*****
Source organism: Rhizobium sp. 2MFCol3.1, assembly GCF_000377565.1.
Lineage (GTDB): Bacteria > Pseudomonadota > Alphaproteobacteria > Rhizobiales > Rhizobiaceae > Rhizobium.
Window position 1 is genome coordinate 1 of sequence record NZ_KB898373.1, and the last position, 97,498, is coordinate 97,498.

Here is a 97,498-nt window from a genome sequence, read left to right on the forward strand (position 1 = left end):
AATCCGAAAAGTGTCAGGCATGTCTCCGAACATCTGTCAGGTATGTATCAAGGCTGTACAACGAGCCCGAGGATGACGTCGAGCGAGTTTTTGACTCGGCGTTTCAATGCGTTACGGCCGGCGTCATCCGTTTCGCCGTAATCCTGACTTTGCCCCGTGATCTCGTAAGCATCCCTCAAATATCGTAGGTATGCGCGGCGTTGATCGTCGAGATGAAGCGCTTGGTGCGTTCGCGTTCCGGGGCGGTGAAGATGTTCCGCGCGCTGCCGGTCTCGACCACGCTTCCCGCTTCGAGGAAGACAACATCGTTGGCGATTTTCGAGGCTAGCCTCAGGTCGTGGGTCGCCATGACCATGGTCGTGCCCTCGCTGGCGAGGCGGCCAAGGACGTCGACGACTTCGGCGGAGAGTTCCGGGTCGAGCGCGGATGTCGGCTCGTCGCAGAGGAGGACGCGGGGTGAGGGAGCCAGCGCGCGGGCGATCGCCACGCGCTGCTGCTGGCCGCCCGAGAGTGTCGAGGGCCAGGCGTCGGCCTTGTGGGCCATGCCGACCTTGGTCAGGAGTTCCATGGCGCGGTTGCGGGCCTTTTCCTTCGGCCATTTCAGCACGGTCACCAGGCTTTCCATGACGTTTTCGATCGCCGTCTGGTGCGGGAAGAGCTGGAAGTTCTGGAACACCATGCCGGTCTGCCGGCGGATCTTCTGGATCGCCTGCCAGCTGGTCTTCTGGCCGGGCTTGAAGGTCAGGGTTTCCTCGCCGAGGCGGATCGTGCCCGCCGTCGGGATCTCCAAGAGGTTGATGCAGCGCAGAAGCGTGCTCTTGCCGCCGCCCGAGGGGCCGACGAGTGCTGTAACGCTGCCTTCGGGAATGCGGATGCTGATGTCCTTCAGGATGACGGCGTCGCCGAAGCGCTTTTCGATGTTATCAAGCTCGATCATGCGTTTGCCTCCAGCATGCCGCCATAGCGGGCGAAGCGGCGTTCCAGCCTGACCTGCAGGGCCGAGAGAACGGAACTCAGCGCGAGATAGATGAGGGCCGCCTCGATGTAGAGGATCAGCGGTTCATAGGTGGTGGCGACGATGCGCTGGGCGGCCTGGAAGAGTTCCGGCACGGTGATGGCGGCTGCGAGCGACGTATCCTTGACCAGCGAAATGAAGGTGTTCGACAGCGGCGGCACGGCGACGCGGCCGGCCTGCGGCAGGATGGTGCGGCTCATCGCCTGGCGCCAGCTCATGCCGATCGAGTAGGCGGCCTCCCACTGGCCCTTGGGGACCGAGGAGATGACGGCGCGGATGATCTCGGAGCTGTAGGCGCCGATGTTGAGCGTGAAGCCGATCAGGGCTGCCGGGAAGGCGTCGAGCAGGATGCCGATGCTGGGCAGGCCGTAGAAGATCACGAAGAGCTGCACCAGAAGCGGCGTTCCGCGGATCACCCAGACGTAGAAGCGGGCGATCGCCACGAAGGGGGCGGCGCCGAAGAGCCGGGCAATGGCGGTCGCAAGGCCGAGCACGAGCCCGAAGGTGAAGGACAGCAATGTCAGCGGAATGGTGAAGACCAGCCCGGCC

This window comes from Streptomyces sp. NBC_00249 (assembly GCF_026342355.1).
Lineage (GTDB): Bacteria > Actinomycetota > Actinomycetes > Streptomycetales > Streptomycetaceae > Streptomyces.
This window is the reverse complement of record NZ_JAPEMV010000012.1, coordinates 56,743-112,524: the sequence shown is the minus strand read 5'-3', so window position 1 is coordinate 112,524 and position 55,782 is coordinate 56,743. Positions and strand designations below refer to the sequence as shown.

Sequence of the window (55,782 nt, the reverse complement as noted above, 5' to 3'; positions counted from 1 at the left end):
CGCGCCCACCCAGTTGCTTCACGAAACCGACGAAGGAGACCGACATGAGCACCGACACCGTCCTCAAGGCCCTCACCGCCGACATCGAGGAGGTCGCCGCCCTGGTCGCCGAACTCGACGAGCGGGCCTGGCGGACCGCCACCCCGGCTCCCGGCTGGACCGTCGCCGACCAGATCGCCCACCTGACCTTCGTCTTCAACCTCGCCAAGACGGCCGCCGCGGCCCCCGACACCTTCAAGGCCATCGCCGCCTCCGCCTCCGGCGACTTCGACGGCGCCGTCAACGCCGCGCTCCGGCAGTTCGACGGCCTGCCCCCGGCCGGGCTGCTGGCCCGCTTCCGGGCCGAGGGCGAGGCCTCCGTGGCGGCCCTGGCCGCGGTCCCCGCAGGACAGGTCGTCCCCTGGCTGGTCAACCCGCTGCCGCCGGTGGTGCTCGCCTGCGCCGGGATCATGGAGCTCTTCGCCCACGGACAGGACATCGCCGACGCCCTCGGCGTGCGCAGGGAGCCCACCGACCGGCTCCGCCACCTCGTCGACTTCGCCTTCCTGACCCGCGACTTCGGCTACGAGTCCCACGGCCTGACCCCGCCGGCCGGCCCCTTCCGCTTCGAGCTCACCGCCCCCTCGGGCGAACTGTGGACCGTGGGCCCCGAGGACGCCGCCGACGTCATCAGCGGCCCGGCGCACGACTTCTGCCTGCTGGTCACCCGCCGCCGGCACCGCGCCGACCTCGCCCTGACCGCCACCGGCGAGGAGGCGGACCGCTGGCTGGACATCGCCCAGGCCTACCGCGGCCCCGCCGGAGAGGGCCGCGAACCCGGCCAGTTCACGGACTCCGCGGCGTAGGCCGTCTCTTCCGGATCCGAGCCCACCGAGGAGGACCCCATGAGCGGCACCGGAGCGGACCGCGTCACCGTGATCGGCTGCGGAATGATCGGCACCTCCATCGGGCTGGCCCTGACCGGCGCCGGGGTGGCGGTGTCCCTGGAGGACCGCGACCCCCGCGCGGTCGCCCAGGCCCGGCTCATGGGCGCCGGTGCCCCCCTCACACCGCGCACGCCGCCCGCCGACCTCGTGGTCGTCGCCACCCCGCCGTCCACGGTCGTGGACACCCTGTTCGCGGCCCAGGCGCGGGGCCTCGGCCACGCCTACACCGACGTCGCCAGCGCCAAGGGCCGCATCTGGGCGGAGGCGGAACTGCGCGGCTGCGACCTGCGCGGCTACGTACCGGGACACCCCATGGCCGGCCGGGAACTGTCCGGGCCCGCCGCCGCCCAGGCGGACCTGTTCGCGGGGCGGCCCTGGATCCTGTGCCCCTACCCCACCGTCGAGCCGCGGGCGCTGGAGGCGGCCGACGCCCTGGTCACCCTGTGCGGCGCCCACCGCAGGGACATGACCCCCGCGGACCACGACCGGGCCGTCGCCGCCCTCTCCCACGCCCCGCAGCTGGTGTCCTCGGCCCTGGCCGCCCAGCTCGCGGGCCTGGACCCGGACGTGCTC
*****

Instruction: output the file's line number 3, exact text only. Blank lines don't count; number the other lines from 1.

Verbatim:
Window position 1 is genome coordinate 1 of sequence record NZ_KB898373.1, and the last position, 97,498, is coordinate 97,498.